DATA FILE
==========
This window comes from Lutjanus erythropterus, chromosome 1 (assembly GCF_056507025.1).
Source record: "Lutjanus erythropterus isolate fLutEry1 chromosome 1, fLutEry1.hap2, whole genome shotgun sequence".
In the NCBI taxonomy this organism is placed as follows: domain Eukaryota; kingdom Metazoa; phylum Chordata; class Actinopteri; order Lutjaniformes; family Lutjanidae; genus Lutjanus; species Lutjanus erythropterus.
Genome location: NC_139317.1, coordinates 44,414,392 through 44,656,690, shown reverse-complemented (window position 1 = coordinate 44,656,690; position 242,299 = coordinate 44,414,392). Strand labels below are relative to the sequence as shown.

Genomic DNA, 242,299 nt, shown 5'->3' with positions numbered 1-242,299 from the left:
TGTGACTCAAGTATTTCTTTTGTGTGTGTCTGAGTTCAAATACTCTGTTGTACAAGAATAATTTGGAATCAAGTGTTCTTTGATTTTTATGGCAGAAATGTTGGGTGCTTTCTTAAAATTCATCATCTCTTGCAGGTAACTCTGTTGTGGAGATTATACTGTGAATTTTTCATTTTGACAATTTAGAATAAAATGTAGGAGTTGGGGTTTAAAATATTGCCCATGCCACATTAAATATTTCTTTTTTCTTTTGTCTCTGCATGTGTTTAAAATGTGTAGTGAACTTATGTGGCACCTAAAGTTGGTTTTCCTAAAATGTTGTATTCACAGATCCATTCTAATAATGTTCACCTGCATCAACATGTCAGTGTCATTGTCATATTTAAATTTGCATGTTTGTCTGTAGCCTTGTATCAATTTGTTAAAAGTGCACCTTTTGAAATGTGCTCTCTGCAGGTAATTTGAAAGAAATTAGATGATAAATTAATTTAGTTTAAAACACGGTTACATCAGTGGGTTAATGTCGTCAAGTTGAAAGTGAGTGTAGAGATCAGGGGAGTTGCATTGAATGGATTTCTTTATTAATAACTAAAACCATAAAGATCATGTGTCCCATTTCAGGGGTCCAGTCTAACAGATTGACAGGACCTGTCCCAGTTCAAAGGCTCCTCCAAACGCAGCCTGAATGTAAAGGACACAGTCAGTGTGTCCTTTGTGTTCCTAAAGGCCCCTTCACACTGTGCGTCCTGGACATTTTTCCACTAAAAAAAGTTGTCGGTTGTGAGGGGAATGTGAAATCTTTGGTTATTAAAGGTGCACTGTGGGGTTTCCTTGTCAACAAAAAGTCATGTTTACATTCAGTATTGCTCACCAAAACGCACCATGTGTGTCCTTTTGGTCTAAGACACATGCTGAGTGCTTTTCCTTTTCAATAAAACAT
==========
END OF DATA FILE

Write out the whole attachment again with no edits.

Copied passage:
This window comes from Lutjanus erythropterus, chromosome 1 (assembly GCF_056507025.1).
Source record: "Lutjanus erythropterus isolate fLutEry1 chromosome 1, fLutEry1.hap2, whole genome shotgun sequence".
In the NCBI taxonomy this organism is placed as follows: domain Eukaryota; kingdom Metazoa; phylum Chordata; class Actinopteri; order Lutjaniformes; family Lutjanidae; genus Lutjanus; species Lutjanus erythropterus.
Genome location: NC_139317.1, coordinates 44,414,392 through 44,656,690, shown reverse-complemented (window position 1 = coordinate 44,656,690; position 242,299 = coordinate 44,414,392). Strand labels below are relative to the sequence as shown.

Genomic DNA, 242,299 nt, shown 5'->3' with positions numbered 1-242,299 from the left:
TGTGACTCAAGTATTTCTTTTGTGTGTGTCTGAGTTCAAATACTCTGTTGTACAAGAATAATTTGGAATCAAGTGTTCTTTGATTTTTATGGCAGAAATGTTGGGTGCTTTCTTAAAATTCATCATCTCTTGCAGGTAACTCTGTTGTGGAGATTATACTGTGAATTTTTCATTTTGACAATTTAGAATAAAATGTAGGAGTTGGGGTTTAAAATATTGCCCATGCCACATTAAATATTTCTTTTTTCTTTTGTCTCTGCATGTGTTTAAAATGTGTAGTGAACTTATGTGGCACCTAAAGTTGGTTTTCCTAAAATGTTGTATTCACAGATCCATTCTAATAATGTTCACCTGCATCAACATGTCAGTGTCATTGTCATATTTAAATTTGCATGTTTGTCTGTAGCCTTGTATCAATTTGTTAAAAGTGCACCTTTTGAAATGTGCTCTCTGCAGGTAATTTGAAAGAAATTAGATGATAAATTAATTTAGTTTAAAACACGGTTACATCAGTGGGTTAATGTCGTCAAGTTGAAAGTGAGTGTAGAGATCAGGGGAGTTGCATTGAATGGATTTCTTTATTAATAACTAAAACCATAAAGATCATGTGTCCCATTTCAGGGGTCCAGTCTAACAGATTGACAGGACCTGTCCCAGTTCAAAGGCTCCTCCAAACGCAGCCTGAATGTAAAGGACACAGTCAGTGTGTCCTTTGTGTTCCTAAAGGCCCCTTCACACTGTGCGTCCTGGACATTTTTCCACTAAAAAAAGTTGTCGGTTGTGAGGGGAATGTGAAATCTTTGGTTATTAAAGGTGCACTGTGGGGTTTCCTTGTCAACAAAAAGTCATGTTTACATTCAGTATTGCTCACCAAAACGCACCATGTGTGTCCTTTTGGTCTAAGACACATGCTGAGTGCTTTTCCTTTTCAATAAAACAT